A colleague told me something recently that astonished me.
He's researching a project on the history of the Berlin Zoo (a.k.a., the Berlin Zoological Garden), which opened its doors in 1844 and has evolved in very interesting ways over the decades. He told me that back in the day - and now we're talking late 1800s, early 1900s - there used to be a section of the zoo dedicated to human exhibits.
This happened at a time when racism was pervasive, when the European powers and the United States were scrambling to divvy up the rest of the globe for imperial domination, and when Westerners developed an interest in all things "exotic" (read: non-white).
The Berlin Zoo, like many other zoos, started having human inmates of the dark-skinned variety. Curious Germans would plunk down their hard-earned money to see people from different parts of the world - Asians, Africans, South Sea Islanders - in their natural habitats.
The zoo in Berlin wasn't alone in this practice, I found out. Lots of zoos in European countries and even in the United States hosted similar exhibitions in the late nineteenth and early twentieth centuries.
I bring this up because I read in a recent article about the deplorable living conditions that animals are enduring in the Dubai Zoo in the United Arab Emirates.
An article days ago in the Abu Dhabi-based newspaper The National discussed the controversy over the poor treatment of animals in the Dubai Zoo. A lengthy highlight:
What, you may be wondering, does this have to do with those human zoos I mentioned at the start of this Blog Entry?
At a certain point, sometime around World War I (or not long thereafter), reformers arrived at the conclusion that exhibiting human beings in zoos was immoral. It robbed them of their dignity. It confined them illegally. It was a violation of their basic human rights. No human being should have to be confined to a small space and gawked at by other human beings.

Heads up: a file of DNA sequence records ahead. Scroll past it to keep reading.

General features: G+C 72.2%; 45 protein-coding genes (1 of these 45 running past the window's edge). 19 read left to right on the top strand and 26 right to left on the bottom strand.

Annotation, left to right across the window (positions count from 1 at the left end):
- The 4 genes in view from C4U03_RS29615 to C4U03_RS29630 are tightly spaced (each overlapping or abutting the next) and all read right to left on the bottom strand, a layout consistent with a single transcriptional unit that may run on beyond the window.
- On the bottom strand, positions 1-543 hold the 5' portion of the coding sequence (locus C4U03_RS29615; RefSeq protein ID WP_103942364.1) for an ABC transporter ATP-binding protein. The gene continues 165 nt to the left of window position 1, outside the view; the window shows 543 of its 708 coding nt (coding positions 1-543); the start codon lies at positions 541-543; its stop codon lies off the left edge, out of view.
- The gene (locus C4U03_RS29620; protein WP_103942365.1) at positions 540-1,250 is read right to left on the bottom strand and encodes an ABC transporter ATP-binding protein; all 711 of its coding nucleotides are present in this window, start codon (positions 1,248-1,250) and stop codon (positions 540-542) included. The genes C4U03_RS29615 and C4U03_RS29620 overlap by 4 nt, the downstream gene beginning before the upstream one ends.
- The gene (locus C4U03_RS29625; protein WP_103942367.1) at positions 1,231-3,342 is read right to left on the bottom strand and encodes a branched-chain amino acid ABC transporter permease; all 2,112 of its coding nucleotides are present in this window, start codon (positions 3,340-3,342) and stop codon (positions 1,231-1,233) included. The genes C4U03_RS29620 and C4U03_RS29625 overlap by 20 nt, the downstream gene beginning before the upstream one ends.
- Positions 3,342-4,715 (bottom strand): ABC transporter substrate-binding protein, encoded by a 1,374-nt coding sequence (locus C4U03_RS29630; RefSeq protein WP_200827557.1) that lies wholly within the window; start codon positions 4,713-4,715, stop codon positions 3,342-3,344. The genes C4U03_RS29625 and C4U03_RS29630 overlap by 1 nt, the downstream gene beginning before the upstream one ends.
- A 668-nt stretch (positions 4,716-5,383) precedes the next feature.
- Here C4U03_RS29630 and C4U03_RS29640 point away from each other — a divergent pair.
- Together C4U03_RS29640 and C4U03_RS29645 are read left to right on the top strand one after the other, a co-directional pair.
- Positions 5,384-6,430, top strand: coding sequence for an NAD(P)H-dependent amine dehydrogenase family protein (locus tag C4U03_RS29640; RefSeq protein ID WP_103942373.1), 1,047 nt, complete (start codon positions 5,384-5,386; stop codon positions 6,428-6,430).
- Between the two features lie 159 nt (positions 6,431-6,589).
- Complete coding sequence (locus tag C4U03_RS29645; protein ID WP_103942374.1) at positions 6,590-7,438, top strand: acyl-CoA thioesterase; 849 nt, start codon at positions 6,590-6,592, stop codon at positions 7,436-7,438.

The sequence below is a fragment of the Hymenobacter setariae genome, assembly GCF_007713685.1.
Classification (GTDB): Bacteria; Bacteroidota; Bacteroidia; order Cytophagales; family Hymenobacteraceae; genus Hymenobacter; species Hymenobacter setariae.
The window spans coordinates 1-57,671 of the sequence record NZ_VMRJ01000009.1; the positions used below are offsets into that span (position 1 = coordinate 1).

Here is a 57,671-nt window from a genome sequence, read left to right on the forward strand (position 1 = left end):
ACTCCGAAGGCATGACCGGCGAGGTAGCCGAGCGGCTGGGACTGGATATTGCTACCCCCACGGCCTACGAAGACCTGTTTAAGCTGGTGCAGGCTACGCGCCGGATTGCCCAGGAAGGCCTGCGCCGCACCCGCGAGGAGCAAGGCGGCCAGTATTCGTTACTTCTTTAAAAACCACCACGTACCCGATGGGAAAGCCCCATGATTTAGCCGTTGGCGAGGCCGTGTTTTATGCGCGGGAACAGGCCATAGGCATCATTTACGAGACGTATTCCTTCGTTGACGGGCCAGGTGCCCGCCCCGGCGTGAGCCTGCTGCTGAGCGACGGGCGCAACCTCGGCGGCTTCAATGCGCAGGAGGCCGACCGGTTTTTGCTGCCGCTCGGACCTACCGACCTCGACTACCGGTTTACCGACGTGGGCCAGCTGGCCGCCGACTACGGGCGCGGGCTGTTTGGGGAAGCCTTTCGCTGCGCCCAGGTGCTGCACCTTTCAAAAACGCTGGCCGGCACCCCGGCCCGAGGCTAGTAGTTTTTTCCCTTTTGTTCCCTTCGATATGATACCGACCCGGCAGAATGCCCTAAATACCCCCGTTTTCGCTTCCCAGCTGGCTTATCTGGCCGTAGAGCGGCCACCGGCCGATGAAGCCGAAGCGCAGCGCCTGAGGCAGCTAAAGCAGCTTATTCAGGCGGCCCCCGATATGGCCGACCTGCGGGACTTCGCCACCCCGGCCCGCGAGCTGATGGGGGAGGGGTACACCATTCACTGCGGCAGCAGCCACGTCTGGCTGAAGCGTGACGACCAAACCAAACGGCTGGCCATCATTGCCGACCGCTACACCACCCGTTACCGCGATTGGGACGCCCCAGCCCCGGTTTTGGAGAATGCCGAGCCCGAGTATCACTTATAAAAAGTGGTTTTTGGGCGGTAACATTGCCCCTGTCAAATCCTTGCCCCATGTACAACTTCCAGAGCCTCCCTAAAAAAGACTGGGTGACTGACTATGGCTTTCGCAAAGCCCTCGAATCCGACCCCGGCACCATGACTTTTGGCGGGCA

States also outlawed infamous "freak shows," where human "exhibits" with severe deformities were displayed in much the same manner as humans in zoos. Over time, as science came to explain deformities, people began to sympathize with the so-called "freaks of nature." Hence, by the second half of the 20th Century, many states had adopted laws outlawing "freak shows." Michigan law, for example, outlaws the "exhibition [of] any deformed human being or human monstrosity, except as used for scientific purposes."
So if we, as a human race, recognize that it is wrong to exhibit human beings in zoos, why haven't we reached the stage in our thinking where we believe the same thing about animals?
Presumably they don't like to be confined to small spaces, gawked at, pointed at, laughed at, filmed with video cameras, photographed with cameras. No privacy. No consent from the animals. Only a limited space to run free.
Not all zoos are created equal. And it is true that many of them - including most in North America - take far better care of their animals than the zookeepers at the Dubai Zoo.
Yet we inevitably return to the question that most of us pose before going vegan: What right do we have to use these animals for our entertainment? To control them? To confine them?
I used human zoos as an example because the concept of being confined and observed is so unsettling to us as human beings. There's an old episode of The Twilight Zone, that great allegorical science fiction TV program from the late 1950s and early 1960s, titled "People Are Alike All Over" (it aired March 25 1960) - and DON'T READ ON IF YOU HATE SPOILERS - but it stars Roddy McDowall as an astronaut named Conrad who eventually becomes an exhibit in a Martian zoo.
It is a powerful episode, with a teleplay by the late, great Rod Serling, and it served as a thought-provoking commentary on the desire of human beings to confine and scrutinize other living beings, even if it robs them of their dignity. Serling, to my knowledge, wasn't an animal rights activist, yet he was able to hit a powerful message home to a Cold War era audience. Conrad (McDowall) realizes that Martians, who look just like earthlings in this episode (and dress like ancient Romans) are no different from their counterparts on the next planet. They're ultimately cruel, heartless, and have no respect for the rights of other living beings.